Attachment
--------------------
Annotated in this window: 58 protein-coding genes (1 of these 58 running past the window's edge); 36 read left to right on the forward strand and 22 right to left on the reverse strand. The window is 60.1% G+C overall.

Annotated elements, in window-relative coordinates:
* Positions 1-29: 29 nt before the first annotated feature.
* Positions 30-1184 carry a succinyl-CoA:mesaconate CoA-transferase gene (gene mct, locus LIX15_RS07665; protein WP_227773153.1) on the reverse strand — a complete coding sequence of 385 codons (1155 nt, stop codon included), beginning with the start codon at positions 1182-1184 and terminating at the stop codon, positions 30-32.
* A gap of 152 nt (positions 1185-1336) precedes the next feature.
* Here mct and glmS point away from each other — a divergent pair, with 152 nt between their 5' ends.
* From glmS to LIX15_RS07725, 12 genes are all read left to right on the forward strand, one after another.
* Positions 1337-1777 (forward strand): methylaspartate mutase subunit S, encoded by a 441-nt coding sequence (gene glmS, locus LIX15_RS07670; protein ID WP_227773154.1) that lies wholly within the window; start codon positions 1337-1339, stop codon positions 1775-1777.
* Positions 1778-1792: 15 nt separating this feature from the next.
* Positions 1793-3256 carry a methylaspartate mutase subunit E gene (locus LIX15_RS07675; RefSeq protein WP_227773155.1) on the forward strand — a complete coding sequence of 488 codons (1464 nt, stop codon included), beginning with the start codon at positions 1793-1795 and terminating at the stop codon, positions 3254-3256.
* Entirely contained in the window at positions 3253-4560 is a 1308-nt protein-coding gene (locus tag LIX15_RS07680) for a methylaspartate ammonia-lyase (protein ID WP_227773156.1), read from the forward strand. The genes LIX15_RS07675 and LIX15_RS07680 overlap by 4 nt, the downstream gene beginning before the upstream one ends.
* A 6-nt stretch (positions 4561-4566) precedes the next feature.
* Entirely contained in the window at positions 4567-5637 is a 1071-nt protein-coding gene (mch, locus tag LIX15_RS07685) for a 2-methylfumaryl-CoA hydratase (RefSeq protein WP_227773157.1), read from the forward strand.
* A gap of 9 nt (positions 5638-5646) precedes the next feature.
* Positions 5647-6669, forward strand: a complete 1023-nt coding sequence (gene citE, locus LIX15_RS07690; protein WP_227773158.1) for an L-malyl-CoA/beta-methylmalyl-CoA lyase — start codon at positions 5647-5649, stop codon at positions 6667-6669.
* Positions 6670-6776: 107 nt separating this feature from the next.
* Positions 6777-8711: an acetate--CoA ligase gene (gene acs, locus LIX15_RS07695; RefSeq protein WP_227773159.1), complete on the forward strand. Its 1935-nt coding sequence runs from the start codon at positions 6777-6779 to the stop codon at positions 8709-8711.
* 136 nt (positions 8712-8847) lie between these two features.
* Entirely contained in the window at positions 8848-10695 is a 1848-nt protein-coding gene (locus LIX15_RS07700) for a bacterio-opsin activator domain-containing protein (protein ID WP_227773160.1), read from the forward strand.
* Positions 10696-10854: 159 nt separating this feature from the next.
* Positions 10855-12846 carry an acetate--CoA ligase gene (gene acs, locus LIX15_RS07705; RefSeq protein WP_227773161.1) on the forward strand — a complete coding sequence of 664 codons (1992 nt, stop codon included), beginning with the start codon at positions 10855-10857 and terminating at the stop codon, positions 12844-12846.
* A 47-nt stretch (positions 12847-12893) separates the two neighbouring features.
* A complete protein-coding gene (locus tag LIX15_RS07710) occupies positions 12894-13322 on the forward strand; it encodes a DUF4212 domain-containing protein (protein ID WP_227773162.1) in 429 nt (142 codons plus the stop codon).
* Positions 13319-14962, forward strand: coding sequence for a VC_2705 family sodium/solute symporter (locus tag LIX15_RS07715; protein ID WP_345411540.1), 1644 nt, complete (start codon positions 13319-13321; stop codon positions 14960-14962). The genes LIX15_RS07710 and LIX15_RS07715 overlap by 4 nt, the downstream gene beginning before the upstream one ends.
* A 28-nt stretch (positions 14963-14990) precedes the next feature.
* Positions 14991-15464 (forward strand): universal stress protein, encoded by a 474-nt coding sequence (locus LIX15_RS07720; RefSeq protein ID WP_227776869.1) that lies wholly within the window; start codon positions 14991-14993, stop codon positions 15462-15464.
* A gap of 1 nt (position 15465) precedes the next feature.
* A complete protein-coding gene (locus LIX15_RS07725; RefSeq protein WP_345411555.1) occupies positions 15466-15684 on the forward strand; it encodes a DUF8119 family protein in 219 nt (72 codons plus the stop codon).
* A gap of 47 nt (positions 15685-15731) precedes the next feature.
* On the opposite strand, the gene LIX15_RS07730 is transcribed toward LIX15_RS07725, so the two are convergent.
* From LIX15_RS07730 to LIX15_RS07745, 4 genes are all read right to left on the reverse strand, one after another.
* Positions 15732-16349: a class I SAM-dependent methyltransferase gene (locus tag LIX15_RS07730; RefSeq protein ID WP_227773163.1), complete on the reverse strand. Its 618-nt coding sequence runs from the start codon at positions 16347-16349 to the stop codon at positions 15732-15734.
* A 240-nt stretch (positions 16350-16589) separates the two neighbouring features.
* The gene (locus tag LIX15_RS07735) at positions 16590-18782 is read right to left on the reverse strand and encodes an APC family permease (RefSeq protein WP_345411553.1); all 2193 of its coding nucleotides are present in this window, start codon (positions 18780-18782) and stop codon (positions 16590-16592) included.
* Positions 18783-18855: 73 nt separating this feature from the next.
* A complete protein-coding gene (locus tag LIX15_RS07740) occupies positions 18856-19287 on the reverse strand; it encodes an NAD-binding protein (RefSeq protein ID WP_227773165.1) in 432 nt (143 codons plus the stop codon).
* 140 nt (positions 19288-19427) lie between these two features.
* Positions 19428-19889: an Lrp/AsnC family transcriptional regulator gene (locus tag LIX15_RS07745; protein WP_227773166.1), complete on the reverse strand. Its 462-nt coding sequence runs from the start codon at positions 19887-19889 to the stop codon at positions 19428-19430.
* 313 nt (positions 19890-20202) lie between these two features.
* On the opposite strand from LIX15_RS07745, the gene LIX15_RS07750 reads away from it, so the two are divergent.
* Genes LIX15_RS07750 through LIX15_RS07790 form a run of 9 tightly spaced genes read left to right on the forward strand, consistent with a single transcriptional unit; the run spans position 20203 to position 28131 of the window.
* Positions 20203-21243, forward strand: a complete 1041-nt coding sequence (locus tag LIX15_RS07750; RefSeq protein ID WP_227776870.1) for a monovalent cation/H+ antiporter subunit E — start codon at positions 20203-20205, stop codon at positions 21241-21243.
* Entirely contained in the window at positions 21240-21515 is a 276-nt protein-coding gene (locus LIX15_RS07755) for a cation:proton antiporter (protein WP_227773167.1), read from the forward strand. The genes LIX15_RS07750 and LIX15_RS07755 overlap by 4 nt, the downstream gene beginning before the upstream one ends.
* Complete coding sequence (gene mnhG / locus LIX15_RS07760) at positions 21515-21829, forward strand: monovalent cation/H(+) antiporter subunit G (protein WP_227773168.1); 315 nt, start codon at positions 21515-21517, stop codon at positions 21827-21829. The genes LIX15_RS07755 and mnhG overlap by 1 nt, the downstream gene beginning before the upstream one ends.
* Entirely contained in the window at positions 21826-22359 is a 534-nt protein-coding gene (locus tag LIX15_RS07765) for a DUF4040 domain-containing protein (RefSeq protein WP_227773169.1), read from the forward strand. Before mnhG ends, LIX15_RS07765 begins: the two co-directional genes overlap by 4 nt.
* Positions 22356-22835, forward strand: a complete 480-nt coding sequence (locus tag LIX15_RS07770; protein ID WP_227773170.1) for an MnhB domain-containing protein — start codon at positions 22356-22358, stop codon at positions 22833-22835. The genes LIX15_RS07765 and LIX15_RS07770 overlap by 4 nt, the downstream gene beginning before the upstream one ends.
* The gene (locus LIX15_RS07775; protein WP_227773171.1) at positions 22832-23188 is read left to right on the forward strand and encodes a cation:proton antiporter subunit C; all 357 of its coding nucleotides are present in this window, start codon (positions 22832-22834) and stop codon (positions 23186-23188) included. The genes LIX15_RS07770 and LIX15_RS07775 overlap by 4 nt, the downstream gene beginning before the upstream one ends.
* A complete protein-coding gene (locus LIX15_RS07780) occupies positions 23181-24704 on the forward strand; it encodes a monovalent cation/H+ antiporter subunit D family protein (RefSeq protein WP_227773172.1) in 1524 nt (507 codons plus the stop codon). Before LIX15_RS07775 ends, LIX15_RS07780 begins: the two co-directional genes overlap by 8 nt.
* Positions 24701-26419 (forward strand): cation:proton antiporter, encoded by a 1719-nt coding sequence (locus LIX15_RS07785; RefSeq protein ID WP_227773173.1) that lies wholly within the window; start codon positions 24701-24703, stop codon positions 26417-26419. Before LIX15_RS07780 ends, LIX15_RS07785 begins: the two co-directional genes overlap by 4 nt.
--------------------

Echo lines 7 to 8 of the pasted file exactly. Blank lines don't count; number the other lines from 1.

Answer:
* From glmS to LIX15_RS07725, 12 genes are all read left to right on the forward strand, one after another.
* Positions 1337-1777 (forward strand): methylaspartate mutase subunit S, encoded by a 441-nt coding sequence (gene glmS, locus LIX15_RS07670; protein ID WP_227773154.1) that lies wholly within the window; start codon positions 1337-1339, stop codon positions 1775-1777.